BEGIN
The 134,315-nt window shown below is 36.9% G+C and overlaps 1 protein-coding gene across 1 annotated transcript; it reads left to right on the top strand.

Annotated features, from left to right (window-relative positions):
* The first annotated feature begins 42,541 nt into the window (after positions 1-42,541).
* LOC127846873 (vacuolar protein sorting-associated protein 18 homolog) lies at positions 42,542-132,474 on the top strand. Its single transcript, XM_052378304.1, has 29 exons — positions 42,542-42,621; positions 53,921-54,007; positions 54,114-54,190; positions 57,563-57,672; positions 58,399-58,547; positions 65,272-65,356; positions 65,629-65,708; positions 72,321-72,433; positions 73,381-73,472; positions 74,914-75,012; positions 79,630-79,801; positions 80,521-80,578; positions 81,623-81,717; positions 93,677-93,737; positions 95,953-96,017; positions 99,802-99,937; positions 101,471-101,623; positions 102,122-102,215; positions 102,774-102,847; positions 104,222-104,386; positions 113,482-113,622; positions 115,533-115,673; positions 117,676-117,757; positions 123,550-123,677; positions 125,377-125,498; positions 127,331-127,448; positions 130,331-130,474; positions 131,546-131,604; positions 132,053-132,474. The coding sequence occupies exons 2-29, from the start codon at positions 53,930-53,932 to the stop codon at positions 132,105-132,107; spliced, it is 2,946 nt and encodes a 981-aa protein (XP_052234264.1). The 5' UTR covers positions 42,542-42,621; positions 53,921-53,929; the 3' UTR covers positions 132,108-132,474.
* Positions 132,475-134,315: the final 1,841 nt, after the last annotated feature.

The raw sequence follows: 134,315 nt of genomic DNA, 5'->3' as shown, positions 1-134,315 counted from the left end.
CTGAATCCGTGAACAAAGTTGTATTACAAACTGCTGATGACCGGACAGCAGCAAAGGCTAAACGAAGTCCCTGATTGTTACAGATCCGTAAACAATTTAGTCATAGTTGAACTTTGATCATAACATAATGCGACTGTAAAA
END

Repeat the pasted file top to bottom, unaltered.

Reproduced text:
The 134,315-nt window shown below is 36.9% G+C and overlaps 1 protein-coding gene across 1 annotated transcript; it reads left to right on the top strand.

Annotated features, from left to right (window-relative positions):
* The first annotated feature begins 42,541 nt into the window (after positions 1-42,541).
* LOC127846873 (vacuolar protein sorting-associated protein 18 homolog) lies at positions 42,542-132,474 on the top strand. Its single transcript, XM_052378304.1, has 29 exons — positions 42,542-42,621; positions 53,921-54,007; positions 54,114-54,190; positions 57,563-57,672; positions 58,399-58,547; positions 65,272-65,356; positions 65,629-65,708; positions 72,321-72,433; positions 73,381-73,472; positions 74,914-75,012; positions 79,630-79,801; positions 80,521-80,578; positions 81,623-81,717; positions 93,677-93,737; positions 95,953-96,017; positions 99,802-99,937; positions 101,471-101,623; positions 102,122-102,215; positions 102,774-102,847; positions 104,222-104,386; positions 113,482-113,622; positions 115,533-115,673; positions 117,676-117,757; positions 123,550-123,677; positions 125,377-125,498; positions 127,331-127,448; positions 130,331-130,474; positions 131,546-131,604; positions 132,053-132,474. The coding sequence occupies exons 2-29, from the start codon at positions 53,930-53,932 to the stop codon at positions 132,105-132,107; spliced, it is 2,946 nt and encodes a 981-aa protein (XP_052234264.1). The 5' UTR covers positions 42,542-42,621; positions 53,921-53,929; the 3' UTR covers positions 132,108-132,474.
* Positions 132,475-134,315: the final 1,841 nt, after the last annotated feature.

The raw sequence follows: 134,315 nt of genomic DNA, 5'->3' as shown, positions 1-134,315 counted from the left end.
CTGAATCCGTGAACAAAGTTGTATTACAAACTGCTGATGACCGGACAGCAGCAAAGGCTAAACGAAGTCCCTGATTGTTACAGATCCGTAAACAATTTAGTCATAGTTGAACTTTGATCATAACATAATGCGACTGTAAAA